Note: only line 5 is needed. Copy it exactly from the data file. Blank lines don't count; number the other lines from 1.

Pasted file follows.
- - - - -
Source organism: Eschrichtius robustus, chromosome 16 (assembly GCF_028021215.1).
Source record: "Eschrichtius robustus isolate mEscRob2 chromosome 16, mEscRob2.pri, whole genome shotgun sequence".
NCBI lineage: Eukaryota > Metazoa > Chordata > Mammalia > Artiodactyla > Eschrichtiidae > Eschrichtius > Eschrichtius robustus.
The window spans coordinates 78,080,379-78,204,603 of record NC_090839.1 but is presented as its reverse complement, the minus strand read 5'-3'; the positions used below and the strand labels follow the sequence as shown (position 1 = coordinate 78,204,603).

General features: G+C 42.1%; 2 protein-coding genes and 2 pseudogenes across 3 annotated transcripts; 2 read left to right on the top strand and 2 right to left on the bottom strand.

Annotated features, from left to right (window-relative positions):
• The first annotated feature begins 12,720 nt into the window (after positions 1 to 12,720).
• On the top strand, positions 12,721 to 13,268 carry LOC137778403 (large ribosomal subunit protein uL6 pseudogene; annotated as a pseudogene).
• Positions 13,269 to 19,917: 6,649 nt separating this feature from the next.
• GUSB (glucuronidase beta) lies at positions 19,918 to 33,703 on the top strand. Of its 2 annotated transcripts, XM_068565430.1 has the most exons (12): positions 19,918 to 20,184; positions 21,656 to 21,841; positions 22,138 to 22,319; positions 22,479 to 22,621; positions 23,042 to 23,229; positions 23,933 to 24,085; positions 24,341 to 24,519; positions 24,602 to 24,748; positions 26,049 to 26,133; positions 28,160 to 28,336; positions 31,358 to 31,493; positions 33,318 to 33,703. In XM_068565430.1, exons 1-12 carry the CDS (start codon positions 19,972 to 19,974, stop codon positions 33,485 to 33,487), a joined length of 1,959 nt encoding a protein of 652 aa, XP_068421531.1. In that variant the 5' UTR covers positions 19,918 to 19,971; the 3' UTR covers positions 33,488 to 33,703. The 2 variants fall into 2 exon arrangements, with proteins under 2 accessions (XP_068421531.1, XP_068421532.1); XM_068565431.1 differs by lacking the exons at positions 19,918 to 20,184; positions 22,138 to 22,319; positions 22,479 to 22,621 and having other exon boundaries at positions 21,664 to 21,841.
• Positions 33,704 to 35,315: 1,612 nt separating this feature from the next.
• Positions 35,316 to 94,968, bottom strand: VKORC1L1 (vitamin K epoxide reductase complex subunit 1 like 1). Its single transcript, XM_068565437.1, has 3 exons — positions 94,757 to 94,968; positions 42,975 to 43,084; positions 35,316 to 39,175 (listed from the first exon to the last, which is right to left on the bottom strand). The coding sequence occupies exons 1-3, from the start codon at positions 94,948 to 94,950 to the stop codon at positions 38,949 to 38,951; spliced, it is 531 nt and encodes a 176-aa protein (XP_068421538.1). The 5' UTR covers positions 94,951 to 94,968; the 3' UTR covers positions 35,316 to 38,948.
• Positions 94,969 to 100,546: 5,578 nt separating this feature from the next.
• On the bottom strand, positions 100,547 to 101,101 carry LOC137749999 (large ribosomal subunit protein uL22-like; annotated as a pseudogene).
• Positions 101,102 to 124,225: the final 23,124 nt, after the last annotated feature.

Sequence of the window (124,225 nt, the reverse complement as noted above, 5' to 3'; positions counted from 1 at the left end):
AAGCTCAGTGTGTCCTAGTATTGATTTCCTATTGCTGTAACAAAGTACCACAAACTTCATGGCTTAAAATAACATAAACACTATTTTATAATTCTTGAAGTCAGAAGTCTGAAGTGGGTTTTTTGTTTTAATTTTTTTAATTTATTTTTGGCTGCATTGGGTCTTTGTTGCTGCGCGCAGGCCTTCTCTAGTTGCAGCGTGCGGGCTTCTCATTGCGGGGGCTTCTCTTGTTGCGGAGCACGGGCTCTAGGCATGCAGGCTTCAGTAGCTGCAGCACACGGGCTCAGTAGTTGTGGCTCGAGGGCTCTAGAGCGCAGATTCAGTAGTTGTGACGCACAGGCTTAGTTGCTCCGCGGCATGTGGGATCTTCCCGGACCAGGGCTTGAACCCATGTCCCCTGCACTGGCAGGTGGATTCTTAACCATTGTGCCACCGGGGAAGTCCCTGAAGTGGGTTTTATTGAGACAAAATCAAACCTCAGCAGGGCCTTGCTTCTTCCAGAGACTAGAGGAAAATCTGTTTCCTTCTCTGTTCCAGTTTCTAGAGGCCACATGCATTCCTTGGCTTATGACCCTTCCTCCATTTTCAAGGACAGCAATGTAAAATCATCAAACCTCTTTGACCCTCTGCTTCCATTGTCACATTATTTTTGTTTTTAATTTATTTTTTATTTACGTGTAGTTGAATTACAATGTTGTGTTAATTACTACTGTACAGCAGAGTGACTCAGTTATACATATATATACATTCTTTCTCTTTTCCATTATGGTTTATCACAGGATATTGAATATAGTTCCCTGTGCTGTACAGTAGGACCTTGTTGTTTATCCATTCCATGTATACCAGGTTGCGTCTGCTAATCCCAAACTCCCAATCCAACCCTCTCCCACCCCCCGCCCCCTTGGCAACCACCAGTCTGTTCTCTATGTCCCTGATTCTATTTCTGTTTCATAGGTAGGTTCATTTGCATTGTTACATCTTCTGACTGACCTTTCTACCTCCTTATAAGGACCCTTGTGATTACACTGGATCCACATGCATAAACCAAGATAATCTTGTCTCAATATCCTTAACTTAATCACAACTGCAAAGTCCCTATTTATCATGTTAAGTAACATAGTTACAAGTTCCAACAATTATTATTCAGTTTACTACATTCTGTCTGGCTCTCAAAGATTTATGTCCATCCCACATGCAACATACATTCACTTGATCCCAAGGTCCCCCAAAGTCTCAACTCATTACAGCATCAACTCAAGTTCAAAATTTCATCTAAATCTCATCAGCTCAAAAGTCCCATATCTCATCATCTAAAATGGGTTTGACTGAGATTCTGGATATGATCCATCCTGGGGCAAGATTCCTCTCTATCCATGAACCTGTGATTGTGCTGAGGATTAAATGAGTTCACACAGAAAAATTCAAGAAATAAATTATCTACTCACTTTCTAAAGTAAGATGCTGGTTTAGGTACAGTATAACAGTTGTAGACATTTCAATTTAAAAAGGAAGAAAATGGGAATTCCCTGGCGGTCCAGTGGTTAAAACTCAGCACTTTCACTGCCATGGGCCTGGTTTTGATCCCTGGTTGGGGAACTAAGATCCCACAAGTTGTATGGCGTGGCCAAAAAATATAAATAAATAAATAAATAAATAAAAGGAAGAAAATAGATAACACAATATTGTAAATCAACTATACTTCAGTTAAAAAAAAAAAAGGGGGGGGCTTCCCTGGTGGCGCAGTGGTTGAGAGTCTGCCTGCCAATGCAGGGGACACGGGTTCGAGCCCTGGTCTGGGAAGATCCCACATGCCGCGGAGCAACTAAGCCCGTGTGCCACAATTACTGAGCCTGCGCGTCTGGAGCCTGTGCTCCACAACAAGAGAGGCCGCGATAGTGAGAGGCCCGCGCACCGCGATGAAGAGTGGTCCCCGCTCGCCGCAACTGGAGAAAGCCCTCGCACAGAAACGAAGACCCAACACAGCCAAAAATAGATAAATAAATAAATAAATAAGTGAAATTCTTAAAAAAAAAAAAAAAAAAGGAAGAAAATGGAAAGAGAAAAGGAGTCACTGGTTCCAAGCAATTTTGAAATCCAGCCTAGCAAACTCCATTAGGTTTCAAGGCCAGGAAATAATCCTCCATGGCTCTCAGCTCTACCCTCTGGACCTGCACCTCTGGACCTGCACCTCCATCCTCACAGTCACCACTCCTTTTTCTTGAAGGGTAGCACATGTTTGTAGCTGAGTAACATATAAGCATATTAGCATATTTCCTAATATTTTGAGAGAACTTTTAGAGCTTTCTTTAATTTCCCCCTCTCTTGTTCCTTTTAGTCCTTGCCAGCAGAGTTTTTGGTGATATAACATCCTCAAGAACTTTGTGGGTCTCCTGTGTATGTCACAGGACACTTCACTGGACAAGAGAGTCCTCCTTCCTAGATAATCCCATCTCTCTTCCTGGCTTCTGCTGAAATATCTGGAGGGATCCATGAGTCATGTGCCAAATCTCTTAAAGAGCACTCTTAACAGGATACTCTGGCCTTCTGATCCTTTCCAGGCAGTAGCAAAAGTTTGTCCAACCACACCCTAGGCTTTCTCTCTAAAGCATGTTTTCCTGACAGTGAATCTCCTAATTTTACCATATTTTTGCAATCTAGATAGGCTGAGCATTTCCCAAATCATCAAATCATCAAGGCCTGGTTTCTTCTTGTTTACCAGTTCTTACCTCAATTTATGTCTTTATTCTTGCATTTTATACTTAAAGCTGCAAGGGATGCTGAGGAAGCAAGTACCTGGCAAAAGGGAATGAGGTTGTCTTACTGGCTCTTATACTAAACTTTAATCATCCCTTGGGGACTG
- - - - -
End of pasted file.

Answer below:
General features: G+C 42.1%; 2 protein-coding genes and 2 pseudogenes across 3 annotated transcripts; 2 read left to right on the top strand and 2 right to left on the bottom strand.